Collagen hydrolysate – Also called collagen peptides, this form has been hydrolyzed (aka broken down) so that it’s easier to absorb. It doesn’t gel and dissolves easily, making it perfect for adding to drinks, smoothies, etc.

What are the best collagen supplements?

Quality most definitely matters when buying collagen supplements. Many have been independently tested and found to contain harmful contaminants, which is why if you peeked in my pantry right now you’d find Perfect Supplements.

I like them because they’re affordable and they have a strong commitment to purity and transparency. They don’t just ask you to trust them when they say their gelatin and collagen are free of  pesticides, hormones, chemicals, and contaminants including glyphosate residue – they post the lab results on their product listings.

Tip for Getting The Most Out of Collagen Supplements

Both collagen hydrolysate and gelatin supplements are mostly broken down by digestion, so we’re not absorbing and using them directly. The reason they’re so helpful is that they contain most of the building blocks we need to make our own.

However, there are a few additional nutrients that are required to activate the enzymes needed to put everything together. They are:

  • Vitamin C – Good sources are sauerkraut, citrus fruits, strawberries, kiwi, cauliflower, broccoli, tomatoes, dark greens, and peppers. A note that vitamin C is destroyed when exposed to heat, so eat these foods raw to gain the maximum benefit.
  • Copper – Found in cashews, oysters, crab and sunflower seeds. Beef liver is also very rich in copper, and Perfect Supplements sells a capsule form that I take daily.
  • Zinc – Good sources are oysters, poultry, meat, cashews, almonds and dairy products.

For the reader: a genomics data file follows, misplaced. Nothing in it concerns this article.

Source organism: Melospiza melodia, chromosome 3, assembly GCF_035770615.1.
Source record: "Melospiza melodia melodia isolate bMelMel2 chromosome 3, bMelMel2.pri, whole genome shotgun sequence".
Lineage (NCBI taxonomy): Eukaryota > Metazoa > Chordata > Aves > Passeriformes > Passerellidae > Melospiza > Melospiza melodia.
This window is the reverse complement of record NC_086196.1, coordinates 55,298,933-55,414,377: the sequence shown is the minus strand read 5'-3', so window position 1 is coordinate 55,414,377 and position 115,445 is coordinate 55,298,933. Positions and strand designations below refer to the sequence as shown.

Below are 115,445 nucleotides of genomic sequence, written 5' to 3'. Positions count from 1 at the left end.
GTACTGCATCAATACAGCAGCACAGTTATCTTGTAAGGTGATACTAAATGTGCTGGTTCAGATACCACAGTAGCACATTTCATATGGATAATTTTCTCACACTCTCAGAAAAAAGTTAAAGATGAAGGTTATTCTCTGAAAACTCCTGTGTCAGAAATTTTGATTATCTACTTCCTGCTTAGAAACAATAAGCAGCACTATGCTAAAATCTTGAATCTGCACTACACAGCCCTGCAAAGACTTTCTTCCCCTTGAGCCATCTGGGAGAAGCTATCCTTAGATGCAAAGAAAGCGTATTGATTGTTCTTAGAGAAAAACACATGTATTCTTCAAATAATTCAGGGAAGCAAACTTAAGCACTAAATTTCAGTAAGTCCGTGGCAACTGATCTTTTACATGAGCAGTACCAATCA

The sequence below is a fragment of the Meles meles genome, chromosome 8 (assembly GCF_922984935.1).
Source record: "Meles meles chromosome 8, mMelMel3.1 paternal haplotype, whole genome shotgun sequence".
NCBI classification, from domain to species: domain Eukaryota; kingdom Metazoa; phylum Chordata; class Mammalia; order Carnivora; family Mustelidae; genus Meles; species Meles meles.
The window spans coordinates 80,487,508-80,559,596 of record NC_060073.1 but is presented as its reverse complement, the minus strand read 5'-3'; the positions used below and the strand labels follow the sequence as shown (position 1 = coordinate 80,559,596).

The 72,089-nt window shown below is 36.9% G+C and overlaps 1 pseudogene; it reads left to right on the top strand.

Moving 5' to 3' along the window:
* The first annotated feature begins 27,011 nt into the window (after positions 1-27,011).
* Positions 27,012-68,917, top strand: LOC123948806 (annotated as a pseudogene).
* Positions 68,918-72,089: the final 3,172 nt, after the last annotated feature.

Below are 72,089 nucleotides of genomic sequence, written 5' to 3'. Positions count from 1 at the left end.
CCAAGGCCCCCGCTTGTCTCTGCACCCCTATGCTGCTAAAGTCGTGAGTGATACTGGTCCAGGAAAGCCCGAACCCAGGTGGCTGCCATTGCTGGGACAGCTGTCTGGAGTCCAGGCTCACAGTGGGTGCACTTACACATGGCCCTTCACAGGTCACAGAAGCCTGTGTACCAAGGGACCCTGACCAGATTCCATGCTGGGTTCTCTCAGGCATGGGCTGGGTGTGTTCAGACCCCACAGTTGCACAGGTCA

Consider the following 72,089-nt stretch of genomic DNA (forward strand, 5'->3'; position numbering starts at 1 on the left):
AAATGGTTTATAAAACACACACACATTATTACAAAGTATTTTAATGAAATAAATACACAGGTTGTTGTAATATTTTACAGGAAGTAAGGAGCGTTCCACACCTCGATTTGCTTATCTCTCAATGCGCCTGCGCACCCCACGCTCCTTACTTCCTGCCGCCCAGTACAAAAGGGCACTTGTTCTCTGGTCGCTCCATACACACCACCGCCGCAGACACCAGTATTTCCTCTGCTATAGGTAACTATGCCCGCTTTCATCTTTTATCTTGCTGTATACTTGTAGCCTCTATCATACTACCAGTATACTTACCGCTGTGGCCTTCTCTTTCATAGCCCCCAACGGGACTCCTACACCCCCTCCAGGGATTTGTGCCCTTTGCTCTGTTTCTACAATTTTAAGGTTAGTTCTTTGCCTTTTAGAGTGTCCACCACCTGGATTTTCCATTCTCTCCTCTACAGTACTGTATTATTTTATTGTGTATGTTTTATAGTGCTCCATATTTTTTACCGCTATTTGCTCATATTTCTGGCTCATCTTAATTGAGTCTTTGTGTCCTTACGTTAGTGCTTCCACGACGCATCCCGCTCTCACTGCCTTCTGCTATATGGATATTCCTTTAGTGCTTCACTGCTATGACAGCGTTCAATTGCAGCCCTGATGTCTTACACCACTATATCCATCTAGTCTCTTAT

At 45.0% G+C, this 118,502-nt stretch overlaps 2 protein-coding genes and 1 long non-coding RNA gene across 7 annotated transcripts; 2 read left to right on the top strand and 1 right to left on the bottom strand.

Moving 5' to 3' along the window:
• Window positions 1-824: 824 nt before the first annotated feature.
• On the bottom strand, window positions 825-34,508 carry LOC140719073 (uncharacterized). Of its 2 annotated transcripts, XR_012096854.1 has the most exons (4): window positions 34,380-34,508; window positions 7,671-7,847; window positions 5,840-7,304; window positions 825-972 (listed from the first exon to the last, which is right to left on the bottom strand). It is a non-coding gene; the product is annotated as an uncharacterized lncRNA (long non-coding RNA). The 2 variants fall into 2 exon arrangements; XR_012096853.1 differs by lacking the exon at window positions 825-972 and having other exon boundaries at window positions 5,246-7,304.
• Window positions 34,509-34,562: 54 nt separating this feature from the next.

Do you have a question about collagen supplements? 

Please leave it in the comments below!

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Heather is a holistic health educator, herbalist, DIYer, Lyme and mold warrior. Since founding in 2009, Heather has been taking complicated health research and making it easy to understand. She shares tested natural recipes and herbal remedies with millions of naturally minded mamas around the world. 

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58 thoughts on “The Best Collagen Supplements for Skin, Joint Health & More”

  1. Is there a difference between the two products, nutritionally? Like, if I’m still healing my digestive system, is one better than the other? One better for regular use for children? I’ve been looking for a good way to supplement my protein while pregnant, and this looks like the best option!

  2. Hi Mommypotamus:)

    Is the only difference between the collagen protein and the collagen peptides, to do with they way it dissolves in either hot or cold water?

    Thank you!
    Jen Huff

    • Mostly, but there is one more difference. The collagen peptides do not gel at room temperature, while the collagen proteins do. You want collagen proteins to make jello, etc.